During the old times basic remedies from the petals have made women beautiful, but the flower now makes a fashionable inexpensive floral decoration. With the advent of homesteading and the back to simple living movement, the old time calendula has been experiencing a tremendous boom. So whether you really like it, or not, knowing about calendulas is useful knowledge not only for using it as decoration but as a helpful medicinal herb in it's own right.
In the past grandmothers had a prettier name for them in Mary’s Gold, or marigold. The quilled petals of the calendula reminded our grandparents of the likeness of Mary with her halo and ‘rays of glory’ which gives the name Marigold.
“The marigold that goes to bed with the sun, and with him rises, weeping…” - Shakespeare
In times past the flower was a favourite and was much used by housewives and the old ‘simplers' (herbalist), and to-day many are making concoctions from the garden Calendula for beauty just as they did in days of old.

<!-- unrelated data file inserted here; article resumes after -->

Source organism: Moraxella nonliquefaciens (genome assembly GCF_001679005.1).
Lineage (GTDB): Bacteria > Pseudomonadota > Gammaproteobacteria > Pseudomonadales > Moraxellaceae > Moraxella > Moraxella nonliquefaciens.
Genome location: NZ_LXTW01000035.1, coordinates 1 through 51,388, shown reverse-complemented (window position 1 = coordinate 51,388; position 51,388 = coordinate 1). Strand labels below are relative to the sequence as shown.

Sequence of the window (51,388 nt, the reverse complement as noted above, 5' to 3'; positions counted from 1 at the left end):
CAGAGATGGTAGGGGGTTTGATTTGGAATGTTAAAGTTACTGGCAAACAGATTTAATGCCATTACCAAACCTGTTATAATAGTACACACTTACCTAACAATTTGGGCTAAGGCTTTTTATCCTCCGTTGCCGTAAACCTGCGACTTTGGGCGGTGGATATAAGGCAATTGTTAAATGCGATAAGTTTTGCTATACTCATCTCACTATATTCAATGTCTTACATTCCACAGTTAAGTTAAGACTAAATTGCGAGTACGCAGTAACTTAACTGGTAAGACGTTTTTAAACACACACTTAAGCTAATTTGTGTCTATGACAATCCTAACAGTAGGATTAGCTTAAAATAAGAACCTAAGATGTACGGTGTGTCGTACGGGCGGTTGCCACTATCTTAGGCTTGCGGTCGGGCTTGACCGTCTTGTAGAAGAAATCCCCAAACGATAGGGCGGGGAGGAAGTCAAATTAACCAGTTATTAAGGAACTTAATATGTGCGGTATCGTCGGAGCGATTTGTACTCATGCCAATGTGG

Calendulas are good for cutting. One of the disadvantages about the calendula as a cut flower is the strong odour of the stems when stood in water. Every day the water should be changed, and the stems cut down just a little. If the stems are left in the water it makes the water cloudy and unpleasant. Treating the stems also helps keep the flowers to last longer. Bits of old leaves should also be cut off. Don’t pull the leaf off as that encourages the stem to ‘bleed’ or weep where it is tore.
Calendulas have a long flowering season and the plants are strong and hardy making them an excellent cut flower, and one that should be used for decoration under artificial light as it is a showy bloom which brightens up any corner of the room.
I hope everyone is having a good day or evening where ever you are.